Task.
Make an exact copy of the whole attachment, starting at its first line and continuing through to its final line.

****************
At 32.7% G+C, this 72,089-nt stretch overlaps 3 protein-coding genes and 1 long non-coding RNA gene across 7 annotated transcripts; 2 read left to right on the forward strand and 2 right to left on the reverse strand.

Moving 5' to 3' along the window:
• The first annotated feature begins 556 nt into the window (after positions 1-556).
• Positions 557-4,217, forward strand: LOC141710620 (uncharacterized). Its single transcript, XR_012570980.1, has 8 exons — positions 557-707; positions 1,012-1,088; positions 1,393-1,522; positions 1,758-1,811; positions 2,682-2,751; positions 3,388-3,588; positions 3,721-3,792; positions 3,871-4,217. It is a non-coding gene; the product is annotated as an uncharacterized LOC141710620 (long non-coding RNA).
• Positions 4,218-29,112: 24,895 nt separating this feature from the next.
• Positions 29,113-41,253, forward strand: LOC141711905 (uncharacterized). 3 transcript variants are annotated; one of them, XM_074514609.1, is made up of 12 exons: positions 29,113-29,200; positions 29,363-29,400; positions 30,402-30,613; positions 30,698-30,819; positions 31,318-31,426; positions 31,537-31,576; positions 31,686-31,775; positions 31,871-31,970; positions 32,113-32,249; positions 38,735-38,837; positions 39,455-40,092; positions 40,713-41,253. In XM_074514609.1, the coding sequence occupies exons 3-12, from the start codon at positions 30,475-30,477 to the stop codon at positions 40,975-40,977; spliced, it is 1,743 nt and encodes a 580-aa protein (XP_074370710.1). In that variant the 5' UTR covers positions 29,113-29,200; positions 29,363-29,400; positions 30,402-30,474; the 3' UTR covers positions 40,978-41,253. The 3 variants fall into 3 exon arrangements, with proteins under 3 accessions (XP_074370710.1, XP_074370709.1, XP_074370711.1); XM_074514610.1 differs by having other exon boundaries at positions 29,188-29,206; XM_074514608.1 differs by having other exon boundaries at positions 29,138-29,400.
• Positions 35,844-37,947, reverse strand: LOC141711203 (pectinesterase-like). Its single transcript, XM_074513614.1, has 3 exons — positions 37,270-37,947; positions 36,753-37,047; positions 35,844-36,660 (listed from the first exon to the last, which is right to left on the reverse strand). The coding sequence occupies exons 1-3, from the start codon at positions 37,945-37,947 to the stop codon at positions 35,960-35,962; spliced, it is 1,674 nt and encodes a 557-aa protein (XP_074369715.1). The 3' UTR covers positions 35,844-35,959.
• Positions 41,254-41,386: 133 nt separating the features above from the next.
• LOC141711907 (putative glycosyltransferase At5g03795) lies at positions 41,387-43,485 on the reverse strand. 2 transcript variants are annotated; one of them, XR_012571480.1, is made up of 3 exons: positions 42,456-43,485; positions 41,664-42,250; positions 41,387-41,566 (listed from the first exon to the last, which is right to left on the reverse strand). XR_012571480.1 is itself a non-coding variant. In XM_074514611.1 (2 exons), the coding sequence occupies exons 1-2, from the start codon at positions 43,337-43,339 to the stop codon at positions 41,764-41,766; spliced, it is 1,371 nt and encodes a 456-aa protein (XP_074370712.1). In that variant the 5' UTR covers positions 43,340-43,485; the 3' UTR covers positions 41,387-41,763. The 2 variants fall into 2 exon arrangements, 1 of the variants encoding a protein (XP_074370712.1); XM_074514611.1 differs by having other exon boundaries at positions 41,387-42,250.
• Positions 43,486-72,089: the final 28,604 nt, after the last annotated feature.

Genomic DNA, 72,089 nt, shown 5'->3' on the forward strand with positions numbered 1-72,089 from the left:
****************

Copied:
At 32.7% G+C, this 72,089-nt stretch overlaps 3 protein-coding genes and 1 long non-coding RNA gene across 7 annotated transcripts; 2 read left to right on the forward strand and 2 right to left on the reverse strand.

Moving 5' to 3' along the window:
• The first annotated feature begins 556 nt into the window (after positions 1-556).
• Positions 557-4,217, forward strand: LOC141710620 (uncharacterized). Its single transcript, XR_012570980.1, has 8 exons — positions 557-707; positions 1,012-1,088; positions 1,393-1,522; positions 1,758-1,811; positions 2,682-2,751; positions 3,388-3,588; positions 3,721-3,792; positions 3,871-4,217. It is a non-coding gene; the product is annotated as an uncharacterized LOC141710620 (long non-coding RNA).
• Positions 4,218-29,112: 24,895 nt separating this feature from the next.
• Positions 29,113-41,253, forward strand: LOC141711905 (uncharacterized). 3 transcript variants are annotated; one of them, XM_074514609.1, is made up of 12 exons: positions 29,113-29,200; positions 29,363-29,400; positions 30,402-30,613; positions 30,698-30,819; positions 31,318-31,426; positions 31,537-31,576; positions 31,686-31,775; positions 31,871-31,970; positions 32,113-32,249; positions 38,735-38,837; positions 39,455-40,092; positions 40,713-41,253. In XM_074514609.1, the coding sequence occupies exons 3-12, from the start codon at positions 30,475-30,477 to the stop codon at positions 40,975-40,977; spliced, it is 1,743 nt and encodes a 580-aa protein (XP_074370710.1). In that variant the 5' UTR covers positions 29,113-29,200; positions 29,363-29,400; positions 30,402-30,474; the 3' UTR covers positions 40,978-41,253. The 3 variants fall into 3 exon arrangements, with proteins under 3 accessions (XP_074370710.1, XP_074370709.1, XP_074370711.1); XM_074514610.1 differs by having other exon boundaries at positions 29,188-29,206; XM_074514608.1 differs by having other exon boundaries at positions 29,138-29,400.
• Positions 35,844-37,947, reverse strand: LOC141711203 (pectinesterase-like). Its single transcript, XM_074513614.1, has 3 exons — positions 37,270-37,947; positions 36,753-37,047; positions 35,844-36,660 (listed from the first exon to the last, which is right to left on the reverse strand). The coding sequence occupies exons 1-3, from the start codon at positions 37,945-37,947 to the stop codon at positions 35,960-35,962; spliced, it is 1,674 nt and encodes a 557-aa protein (XP_074369715.1). The 3' UTR covers positions 35,844-35,959.
• Positions 41,254-41,386: 133 nt separating the features above from the next.
• LOC141711907 (putative glycosyltransferase At5g03795) lies at positions 41,387-43,485 on the reverse strand. 2 transcript variants are annotated; one of them, XR_012571480.1, is made up of 3 exons: positions 42,456-43,485; positions 41,664-42,250; positions 41,387-41,566 (listed from the first exon to the last, which is right to left on the reverse strand). XR_012571480.1 is itself a non-coding variant. In XM_074514611.1 (2 exons), the coding sequence occupies exons 1-2, from the start codon at positions 43,337-43,339 to the stop codon at positions 41,764-41,766; spliced, it is 1,371 nt and encodes a 456-aa protein (XP_074370712.1). In that variant the 5' UTR covers positions 43,340-43,485; the 3' UTR covers positions 41,387-41,763. The 2 variants fall into 2 exon arrangements, 1 of the variants encoding a protein (XP_074370712.1); XM_074514611.1 differs by having other exon boundaries at positions 41,387-42,250.
• Positions 43,486-72,089: the final 28,604 nt, after the last annotated feature.

Genomic DNA, 72,089 nt, shown 5'->3' on the forward strand with positions numbered 1-72,089 from the left: